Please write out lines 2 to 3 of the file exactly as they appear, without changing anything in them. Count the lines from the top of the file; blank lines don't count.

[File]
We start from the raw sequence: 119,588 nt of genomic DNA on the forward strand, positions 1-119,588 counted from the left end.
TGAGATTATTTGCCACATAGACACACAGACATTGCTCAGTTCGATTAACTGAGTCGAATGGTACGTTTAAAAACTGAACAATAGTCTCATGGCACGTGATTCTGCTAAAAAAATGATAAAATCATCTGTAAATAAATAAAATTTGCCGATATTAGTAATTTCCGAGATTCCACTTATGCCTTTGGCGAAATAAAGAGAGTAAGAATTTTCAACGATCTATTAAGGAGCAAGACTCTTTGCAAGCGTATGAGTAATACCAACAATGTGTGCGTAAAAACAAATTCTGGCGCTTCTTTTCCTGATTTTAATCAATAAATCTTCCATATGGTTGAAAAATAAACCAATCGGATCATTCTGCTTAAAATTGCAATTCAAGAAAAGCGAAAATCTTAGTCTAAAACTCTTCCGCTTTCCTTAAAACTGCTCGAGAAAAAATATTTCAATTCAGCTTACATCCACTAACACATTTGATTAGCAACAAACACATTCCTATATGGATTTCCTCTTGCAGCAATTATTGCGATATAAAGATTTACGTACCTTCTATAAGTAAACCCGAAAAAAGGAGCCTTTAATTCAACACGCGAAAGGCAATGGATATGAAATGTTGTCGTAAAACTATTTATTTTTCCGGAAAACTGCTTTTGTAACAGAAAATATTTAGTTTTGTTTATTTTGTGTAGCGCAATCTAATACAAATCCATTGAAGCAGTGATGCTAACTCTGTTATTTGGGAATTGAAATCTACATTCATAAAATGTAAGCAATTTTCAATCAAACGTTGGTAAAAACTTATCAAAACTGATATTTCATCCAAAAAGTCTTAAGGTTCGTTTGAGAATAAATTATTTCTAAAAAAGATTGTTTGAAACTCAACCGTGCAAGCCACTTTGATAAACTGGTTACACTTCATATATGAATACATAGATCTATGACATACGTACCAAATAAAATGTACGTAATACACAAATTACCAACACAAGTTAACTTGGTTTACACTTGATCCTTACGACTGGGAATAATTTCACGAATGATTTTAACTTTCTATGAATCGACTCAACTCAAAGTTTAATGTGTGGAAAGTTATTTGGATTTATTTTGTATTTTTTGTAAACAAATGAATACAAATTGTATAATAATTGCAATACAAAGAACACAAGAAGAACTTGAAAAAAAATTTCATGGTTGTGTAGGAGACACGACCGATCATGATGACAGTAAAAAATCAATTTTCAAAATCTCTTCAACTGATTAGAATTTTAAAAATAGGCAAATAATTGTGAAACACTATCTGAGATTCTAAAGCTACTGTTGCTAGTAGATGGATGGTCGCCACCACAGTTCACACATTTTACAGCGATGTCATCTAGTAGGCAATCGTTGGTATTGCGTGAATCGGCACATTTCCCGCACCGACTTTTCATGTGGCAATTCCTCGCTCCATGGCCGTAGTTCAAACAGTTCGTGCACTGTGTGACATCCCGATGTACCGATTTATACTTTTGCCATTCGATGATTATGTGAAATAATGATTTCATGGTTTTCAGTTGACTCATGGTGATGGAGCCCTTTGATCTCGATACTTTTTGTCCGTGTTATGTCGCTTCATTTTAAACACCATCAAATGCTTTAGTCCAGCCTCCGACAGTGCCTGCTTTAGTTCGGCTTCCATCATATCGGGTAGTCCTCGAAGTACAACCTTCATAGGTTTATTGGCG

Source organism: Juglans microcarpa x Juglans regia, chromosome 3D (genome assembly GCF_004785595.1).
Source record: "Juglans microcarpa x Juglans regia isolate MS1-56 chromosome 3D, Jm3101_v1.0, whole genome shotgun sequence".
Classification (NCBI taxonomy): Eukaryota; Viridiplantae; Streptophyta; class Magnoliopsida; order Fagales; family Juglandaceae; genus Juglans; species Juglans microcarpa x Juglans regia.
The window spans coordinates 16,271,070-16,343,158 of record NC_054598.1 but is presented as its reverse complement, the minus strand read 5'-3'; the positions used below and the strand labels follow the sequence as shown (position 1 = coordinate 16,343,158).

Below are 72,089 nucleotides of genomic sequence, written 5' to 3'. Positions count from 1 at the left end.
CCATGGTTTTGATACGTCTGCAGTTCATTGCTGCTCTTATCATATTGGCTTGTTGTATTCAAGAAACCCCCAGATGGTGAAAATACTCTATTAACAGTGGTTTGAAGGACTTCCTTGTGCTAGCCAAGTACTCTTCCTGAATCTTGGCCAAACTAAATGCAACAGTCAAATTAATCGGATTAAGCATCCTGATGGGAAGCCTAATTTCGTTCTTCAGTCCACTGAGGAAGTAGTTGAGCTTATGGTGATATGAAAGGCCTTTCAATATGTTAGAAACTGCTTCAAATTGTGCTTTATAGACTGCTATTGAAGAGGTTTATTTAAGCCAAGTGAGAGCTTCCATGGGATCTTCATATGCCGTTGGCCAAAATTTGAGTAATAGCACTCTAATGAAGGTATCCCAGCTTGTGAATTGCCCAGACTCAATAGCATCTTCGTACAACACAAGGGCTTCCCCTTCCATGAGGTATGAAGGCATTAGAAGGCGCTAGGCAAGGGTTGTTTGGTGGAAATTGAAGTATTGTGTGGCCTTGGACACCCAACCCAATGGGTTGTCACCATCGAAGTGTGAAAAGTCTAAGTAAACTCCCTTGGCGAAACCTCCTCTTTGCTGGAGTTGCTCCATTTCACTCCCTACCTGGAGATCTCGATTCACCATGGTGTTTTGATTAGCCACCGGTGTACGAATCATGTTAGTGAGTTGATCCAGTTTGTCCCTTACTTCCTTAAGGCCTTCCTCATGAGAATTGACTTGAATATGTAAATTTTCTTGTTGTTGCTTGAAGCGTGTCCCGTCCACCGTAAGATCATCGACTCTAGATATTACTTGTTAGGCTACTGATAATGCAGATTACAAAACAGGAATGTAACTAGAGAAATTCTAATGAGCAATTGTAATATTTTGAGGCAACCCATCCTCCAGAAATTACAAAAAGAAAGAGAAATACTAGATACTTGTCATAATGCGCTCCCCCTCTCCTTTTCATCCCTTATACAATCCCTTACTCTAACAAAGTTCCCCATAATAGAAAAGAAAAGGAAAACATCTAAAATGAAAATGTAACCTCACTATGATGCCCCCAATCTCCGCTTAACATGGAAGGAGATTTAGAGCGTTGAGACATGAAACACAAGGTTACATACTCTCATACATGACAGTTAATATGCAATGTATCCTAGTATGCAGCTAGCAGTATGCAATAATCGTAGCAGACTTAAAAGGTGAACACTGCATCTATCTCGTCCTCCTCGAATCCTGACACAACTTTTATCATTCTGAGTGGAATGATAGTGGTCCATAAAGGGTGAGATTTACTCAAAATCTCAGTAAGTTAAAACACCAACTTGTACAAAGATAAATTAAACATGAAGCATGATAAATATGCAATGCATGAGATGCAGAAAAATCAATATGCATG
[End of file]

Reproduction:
TGAGATTATTTGCCACATAGACACACAGACATTGCTCAGTTCGATTAACTGAGTCGAATGGTACGTTTAAAAACTGAACAATAGTCTCATGGCACGTGATTCTGCTAAAAAAATGATAAAATCATCTGTAAATAAATAAAATTTGCCGATATTAGTAATTTCCGAGATTCCACTTATGCCTTTGGCGAAATAAAGAGAGTAAGAATTTTCAACGATCTATTAAGGAGCAAGACTCTTTGCAAGCGTATGAGTAATACCAACAATGTGTGCGTAAAAACAAATTCTGGCGCTTCTTTTCCTGATTTTAATCAATAAATCTTCCATATGGTTGAAAAATAAACCAATCGGATCATTCTGCTTAAAATTGCAATTCAAGAAAAGCGAAAATCTTAGTCTAAAACTCTTCCGCTTTCCTTAAAACTGCTCGAGAAAAAATATTTCAATTCAGCTTACATCCACTAACACATTTGATTAGCAACAAACACATTCCTATATGGATTTCCTCTTGCAGCAATTATTGCGATATAAAGATTTACGTACCTTCTATAAGTAAACCCGAAAAAAGGAGCCTTTAATTCAACACGCGAAAGGCAATGGATATGAAATGTTGTCGTAAAACTATTTATTTTTCCGGAAAACTGCTTTTGTAACAGAAAATATTTAGTTTTGTTTATTTTGTGTAGCGCAATCTAATACAAATCCATTGAAGCAGTGATGCTAACTCTGTTATTTGGGAATTGAAATCTACATTCATAAAATGTAAGCAATTTTCAATCAAACGTTGGTAAAAACTTATCAAAACTGATATTTCATCCAAAAAGTCTTAAGGTTCGTTTGAGAATAAATTATTTCTAAAAAAGATTGTTTGAAACTCAACCGTGCAAGCCACTTTGATAAACTGGTTACACTTCATATATGAATACATAGATCTATGACATACGTACCAAATAAAATGTACGTAATACACAAATTACCAACACAAGTTAACTTGGTTTACACTTGATCCTTACGACTGGGAATAATTTCACGAATGATTTTAACTTTCTATGAATCGACTCAACTCAAAGTTTAATGTGTGGAAAGTTATTTGGATTTATTTTGTATTTTTTGTAAACAAATGAATACAAATTGTATAATAATTGCAATACAAAGAACACAAGAAGAACTTGAAAAAAAATTTCATGGTTGTGTAGGAGACACGACCGATCATGATGACAGTAAAAAATCAATTTTCAAAATCTCTTCAACTGATTAGAATTTTAAAAATAGGCAAATAATTGTGAAACACTATCTGAGATTCTAAAGCTACTGTTGCTAGTAGATGGATGGTCGCCACCACAGTTCACACATTTTACAGCGATGTCATCTAGTAGGCAATCGTTGGTATTGCGTGAATCGGCACATTTCCCGCACCGACTTTTCATGTGGCAATTCCTCGCTCCATGGCCGTAGTTCAAACAGTTCGTGCACTGTGTGACATCCCGATGTACCGATTTATACTTTTGCCATTCGATGATTATGTGAAATAATGATTTCATGGTTTTCAGTTGACTCATGGTGATGGAGCCCTTTGATCTCGATACTTTTTGTCCGTGTTATGTCGCTTCATTTTAAACACCATCAAATGCTTTAGTCCAGCCTCCGACAGTGCCTGCTTTAGTTCGGCTTCCATCATATCGGGTAGTCCTCGAAGTACAACCTTCATAGGTTTATTGGCG

Source organism: Juglans microcarpa x Juglans regia, chromosome 3D (genome assembly GCF_004785595.1).